I should say that we are in the process of evaluating the long-term effect of this vaccine. We were asked to do this by the U.S. Army Surgeon General, and are in the process now of developing the protocol that will evaluate the long-term effect of the vaccine among laboratory workers at USAMRIID who have been receiving this vaccine since about 1970.
This slide taken from the Defense Medical Surveillance System reviews the rate ratios for specific medical visits and anthrax vaccination. That is the incident hospitalization and outpatient visit rate among anthrax vaccine recipients, divided by the rate among non-recipients of active duty individuals.
The recipients have about 750 person years of experience. Non-recipients almost 3.5 million person years of experience. We can look at the category of diseases or symptoms, individuals who are vaccinated or unvaccinated, showing the rate per 100,000, and the rate ratios, unadjusted, unadjusted, with 95 percent confidence interval, and the interpretation of the significance of these findings.
If we look at connective tissue diseases, we can see what the reported rates are for vaccinated and unvaccinated, and the unadjusted and adjusted rate ratios with their confidence interval.
And we see that that is not significant. You can go through these for any symptom that you would like to review and look at its significance. This slide reviews the VAERS reports. As you know, the VAERS system is one developed and is used by the FDA in the general public for the reporting of vaccine adverse events, and in this case, we have a special committee which is the Anthrax Vaccine Expert Committee, which is formed by the U.S. Department of Health and Human Services.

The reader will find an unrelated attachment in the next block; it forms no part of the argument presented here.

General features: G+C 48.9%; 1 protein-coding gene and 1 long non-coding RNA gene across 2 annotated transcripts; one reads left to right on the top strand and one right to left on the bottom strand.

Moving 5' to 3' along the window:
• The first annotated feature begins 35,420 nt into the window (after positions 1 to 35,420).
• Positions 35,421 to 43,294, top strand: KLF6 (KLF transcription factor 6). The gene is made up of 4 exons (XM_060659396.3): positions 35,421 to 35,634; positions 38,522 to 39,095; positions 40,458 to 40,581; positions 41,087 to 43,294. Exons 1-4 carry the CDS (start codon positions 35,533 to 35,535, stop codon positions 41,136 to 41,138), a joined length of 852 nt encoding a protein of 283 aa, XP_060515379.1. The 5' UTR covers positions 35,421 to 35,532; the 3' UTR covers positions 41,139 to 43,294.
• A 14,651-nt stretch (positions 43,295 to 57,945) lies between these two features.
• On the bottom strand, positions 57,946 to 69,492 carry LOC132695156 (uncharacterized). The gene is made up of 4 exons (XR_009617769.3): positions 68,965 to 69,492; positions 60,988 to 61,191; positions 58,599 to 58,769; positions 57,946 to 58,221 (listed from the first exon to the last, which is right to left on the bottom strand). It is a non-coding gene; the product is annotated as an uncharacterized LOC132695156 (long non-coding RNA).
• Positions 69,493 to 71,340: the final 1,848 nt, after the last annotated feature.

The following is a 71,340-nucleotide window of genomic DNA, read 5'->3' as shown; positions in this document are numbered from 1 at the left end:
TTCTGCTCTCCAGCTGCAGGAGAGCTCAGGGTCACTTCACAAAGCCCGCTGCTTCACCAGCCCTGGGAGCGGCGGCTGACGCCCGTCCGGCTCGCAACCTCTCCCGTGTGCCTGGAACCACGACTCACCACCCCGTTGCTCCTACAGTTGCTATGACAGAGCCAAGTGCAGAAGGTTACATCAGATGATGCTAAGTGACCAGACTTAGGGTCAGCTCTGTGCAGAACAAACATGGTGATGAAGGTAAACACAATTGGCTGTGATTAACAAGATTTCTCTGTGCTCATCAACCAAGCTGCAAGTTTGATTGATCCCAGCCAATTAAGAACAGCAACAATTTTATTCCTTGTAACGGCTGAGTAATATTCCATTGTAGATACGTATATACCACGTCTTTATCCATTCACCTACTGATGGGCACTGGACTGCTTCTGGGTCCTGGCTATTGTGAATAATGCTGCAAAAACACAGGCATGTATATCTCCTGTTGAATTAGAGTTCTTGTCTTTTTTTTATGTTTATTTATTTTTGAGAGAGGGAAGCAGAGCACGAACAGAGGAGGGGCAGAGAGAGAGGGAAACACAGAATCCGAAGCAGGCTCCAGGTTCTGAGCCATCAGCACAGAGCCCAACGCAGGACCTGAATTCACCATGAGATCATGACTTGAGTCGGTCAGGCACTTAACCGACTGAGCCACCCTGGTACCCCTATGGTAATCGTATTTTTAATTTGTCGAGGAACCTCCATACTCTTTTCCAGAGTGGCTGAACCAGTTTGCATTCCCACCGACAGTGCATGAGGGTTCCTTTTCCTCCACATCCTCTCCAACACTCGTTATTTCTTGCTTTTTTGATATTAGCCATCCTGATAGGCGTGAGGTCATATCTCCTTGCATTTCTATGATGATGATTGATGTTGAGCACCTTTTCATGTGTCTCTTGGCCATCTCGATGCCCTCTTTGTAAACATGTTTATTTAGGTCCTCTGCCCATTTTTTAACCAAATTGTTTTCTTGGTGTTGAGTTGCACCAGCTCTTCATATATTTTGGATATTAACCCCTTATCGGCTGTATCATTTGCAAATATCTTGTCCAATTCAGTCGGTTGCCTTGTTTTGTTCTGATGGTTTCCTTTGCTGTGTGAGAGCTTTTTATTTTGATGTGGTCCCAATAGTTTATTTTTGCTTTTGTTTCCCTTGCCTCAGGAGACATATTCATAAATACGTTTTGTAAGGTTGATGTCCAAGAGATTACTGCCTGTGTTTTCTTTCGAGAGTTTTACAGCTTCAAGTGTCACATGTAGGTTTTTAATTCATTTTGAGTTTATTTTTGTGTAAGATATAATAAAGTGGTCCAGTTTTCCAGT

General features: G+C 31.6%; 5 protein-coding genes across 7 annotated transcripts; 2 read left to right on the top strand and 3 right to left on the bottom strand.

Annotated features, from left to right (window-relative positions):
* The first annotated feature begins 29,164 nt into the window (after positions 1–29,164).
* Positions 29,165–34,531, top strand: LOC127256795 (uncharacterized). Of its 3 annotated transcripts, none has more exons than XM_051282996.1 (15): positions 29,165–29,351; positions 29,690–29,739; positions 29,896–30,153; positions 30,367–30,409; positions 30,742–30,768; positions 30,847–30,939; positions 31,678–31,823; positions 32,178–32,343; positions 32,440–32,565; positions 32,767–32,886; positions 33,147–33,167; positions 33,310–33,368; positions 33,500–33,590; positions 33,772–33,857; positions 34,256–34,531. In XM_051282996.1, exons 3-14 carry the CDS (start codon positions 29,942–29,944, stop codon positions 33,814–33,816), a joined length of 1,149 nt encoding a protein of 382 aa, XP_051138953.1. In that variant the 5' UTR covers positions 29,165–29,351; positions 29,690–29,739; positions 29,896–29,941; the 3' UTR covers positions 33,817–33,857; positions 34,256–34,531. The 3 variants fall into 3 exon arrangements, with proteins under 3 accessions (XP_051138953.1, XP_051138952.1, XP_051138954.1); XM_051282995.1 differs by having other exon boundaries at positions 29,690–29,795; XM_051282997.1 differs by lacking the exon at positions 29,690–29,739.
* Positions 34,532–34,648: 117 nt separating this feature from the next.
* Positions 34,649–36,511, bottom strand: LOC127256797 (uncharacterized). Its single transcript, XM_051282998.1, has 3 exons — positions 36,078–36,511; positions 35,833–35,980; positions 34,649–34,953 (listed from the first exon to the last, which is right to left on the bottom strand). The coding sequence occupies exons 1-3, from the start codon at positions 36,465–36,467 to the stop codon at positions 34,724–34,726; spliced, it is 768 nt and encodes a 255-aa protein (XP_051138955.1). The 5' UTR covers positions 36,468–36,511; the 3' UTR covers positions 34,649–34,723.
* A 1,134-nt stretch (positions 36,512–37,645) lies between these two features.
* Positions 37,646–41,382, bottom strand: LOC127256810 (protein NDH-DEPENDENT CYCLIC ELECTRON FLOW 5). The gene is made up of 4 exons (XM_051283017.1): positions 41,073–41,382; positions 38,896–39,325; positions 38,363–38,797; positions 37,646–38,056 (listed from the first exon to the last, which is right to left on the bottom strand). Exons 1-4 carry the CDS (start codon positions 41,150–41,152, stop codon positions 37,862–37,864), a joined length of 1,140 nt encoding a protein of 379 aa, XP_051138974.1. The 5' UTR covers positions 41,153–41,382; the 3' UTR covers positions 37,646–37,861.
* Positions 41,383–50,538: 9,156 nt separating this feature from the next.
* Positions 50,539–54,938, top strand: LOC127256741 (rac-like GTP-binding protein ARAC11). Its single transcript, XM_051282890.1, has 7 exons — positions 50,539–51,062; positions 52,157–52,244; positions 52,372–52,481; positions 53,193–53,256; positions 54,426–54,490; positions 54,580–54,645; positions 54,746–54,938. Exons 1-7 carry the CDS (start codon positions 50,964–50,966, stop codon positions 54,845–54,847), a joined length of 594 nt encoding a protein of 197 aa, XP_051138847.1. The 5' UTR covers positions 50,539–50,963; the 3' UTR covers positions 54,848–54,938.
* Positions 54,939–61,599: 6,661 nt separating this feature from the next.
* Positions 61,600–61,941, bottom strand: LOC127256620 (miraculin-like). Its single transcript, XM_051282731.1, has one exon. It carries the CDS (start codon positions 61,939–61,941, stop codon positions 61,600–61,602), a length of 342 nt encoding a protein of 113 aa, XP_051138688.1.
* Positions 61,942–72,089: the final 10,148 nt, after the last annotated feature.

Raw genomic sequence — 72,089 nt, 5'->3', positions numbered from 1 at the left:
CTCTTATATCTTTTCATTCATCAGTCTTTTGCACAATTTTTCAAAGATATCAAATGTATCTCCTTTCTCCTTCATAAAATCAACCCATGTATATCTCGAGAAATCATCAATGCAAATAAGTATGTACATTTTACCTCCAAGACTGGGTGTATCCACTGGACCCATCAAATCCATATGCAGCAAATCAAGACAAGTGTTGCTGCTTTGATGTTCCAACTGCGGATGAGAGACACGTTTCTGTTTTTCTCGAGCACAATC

This committee meets every four to six weeks and reviews VAERS forms that are available at that time. There have been a total of over a half million individuals who have been vaccinated with over two million doses of the anthrax vaccine as of the 24th of September. This number, this column shows the total number of unique VAERS forms, and we say unique because some of these are duplicate. You may have two or three members of a family submitting a VAERS form for its service member who may have had a reaction to the vaccine. These are counted once for the purposes of this analysis. So the total reactions are here. The number of reactions that are felt to be certain are probably related to the anthrax vaccine are in this slide.
We can see, just going over a couple of these, that there have been 161 cases of individuals who have lost 24 or more hours of duty time, and of these 161 cases, 89 have been thought to be due to the anthrax vaccine. And they have lost duty because of injection site reactions, acute allergic reactions, flu-like symptoms, et cetera. There have been 57 hospitalizations total. Among those, ten have felt to be related to the anthrax vaccine. All ten of these were due to allergic inflammatory reactions at the injection site. These are large red raised reactions that most primary care physicians who are not familiar with the anthrax vaccine might think are cellulitis. So that it be no the safe side, patients are admitted and given antibiotics for the required period of time until the reaction is resolved.